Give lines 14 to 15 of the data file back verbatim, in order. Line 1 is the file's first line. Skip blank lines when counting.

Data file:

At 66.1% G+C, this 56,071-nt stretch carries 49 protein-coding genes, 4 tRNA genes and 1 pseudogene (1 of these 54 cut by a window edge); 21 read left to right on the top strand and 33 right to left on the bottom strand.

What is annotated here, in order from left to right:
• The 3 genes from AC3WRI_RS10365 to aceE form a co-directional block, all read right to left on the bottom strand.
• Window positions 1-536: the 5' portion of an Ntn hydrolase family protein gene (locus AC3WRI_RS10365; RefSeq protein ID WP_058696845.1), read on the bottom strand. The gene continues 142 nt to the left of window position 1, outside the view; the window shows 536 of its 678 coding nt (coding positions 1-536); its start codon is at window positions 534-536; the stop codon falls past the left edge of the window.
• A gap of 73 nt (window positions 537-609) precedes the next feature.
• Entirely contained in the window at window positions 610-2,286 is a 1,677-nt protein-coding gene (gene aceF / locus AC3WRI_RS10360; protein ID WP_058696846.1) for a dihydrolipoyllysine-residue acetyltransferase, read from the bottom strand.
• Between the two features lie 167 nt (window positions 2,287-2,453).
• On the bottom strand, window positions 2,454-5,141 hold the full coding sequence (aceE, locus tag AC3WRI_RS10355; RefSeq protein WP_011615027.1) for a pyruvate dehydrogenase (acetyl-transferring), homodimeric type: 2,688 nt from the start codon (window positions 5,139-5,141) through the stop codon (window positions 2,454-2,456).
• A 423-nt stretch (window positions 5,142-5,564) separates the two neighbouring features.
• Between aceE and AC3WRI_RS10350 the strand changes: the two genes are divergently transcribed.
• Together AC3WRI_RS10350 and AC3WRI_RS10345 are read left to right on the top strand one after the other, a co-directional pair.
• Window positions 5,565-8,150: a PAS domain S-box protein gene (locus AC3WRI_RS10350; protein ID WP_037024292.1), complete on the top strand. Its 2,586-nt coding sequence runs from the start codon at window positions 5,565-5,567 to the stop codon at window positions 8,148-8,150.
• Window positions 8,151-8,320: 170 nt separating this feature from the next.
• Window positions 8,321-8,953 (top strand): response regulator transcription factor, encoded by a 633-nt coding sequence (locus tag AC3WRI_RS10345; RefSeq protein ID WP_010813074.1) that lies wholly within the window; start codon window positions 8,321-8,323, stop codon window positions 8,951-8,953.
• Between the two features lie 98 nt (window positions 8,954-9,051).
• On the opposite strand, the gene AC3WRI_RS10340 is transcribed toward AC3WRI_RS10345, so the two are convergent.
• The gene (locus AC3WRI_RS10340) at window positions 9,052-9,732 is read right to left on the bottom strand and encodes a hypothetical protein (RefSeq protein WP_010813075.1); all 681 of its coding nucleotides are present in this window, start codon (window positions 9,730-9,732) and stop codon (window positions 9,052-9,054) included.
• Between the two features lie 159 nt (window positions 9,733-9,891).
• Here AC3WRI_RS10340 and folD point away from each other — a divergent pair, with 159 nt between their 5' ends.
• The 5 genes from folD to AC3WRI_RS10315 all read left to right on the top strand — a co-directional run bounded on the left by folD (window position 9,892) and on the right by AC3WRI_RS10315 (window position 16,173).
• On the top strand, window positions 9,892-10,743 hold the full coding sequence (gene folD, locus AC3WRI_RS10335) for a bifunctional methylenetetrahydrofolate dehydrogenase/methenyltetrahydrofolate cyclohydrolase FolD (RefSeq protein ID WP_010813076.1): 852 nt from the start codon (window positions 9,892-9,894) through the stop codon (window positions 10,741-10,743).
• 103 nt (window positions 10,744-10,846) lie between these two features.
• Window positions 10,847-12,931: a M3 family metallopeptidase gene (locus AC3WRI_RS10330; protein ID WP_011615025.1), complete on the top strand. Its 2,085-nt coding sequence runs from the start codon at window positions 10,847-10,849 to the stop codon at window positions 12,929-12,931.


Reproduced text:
• Window positions 8,321-8,953 (top strand): response regulator transcription factor, encoded by a 633-nt coding sequence (locus tag AC3WRI_RS10345; RefSeq protein ID WP_010813074.1) that lies wholly within the window; start codon window positions 8,321-8,323, stop codon window positions 8,951-8,953.
• Between the two features lie 98 nt (window positions 8,954-9,051).